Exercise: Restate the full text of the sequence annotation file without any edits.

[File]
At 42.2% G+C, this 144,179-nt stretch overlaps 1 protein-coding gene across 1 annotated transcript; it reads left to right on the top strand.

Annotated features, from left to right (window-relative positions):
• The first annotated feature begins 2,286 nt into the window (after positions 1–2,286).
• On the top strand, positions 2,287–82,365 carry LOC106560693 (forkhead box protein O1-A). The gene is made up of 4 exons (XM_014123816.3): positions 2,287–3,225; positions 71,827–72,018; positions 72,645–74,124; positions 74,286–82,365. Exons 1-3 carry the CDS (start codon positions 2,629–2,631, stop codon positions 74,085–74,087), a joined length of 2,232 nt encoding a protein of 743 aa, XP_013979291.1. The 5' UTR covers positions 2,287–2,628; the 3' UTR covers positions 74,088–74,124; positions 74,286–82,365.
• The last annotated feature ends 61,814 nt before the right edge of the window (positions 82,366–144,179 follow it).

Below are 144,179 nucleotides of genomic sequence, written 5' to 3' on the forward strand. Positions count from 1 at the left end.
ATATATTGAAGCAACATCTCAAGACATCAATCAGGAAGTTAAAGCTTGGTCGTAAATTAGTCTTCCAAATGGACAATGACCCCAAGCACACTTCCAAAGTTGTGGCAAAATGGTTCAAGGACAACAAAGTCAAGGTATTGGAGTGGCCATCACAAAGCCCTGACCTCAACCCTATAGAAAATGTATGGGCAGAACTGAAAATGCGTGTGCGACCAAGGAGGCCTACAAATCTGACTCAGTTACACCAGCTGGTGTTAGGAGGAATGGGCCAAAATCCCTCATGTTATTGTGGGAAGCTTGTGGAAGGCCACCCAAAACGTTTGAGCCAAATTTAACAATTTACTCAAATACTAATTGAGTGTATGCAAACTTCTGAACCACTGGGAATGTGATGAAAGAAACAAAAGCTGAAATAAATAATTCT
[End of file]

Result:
At 42.2% G+C, this 144,179-nt stretch overlaps 1 protein-coding gene across 1 annotated transcript; it reads left to right on the top strand.

Annotated features, from left to right (window-relative positions):
• The first annotated feature begins 2,286 nt into the window (after positions 1–2,286).
• On the top strand, positions 2,287–82,365 carry LOC106560693 (forkhead box protein O1-A). The gene is made up of 4 exons (XM_014123816.3): positions 2,287–3,225; positions 71,827–72,018; positions 72,645–74,124; positions 74,286–82,365. Exons 1-3 carry the CDS (start codon positions 2,629–2,631, stop codon positions 74,085–74,087), a joined length of 2,232 nt encoding a protein of 743 aa, XP_013979291.1. The 5' UTR covers positions 2,287–2,628; the 3' UTR covers positions 74,088–74,124; positions 74,286–82,365.
• The last annotated feature ends 61,814 nt before the right edge of the window (positions 82,366–144,179 follow it).

Below are 144,179 nucleotides of genomic sequence, written 5' to 3' on the forward strand. Positions count from 1 at the left end.
ATATATTGAAGCAACATCTCAAGACATCAATCAGGAAGTTAAAGCTTGGTCGTAAATTAGTCTTCCAAATGGACAATGACCCCAAGCACACTTCCAAAGTTGTGGCAAAATGGTTCAAGGACAACAAAGTCAAGGTATTGGAGTGGCCATCACAAAGCCCTGACCTCAACCCTATAGAAAATGTATGGGCAGAACTGAAAATGCGTGTGCGACCAAGGAGGCCTACAAATCTGACTCAGTTACACCAGCTGGTGTTAGGAGGAATGGGCCAAAATCCCTCATGTTATTGTGGGAAGCTTGTGGAAGGCCACCCAAAACGTTTGAGCCAAATTTAACAATTTACTCAAATACTAATTGAGTGTATGCAAACTTCTGAACCACTGGGAATGTGATGAAAGAAACAAAAGCTGAAATAAATAATTCT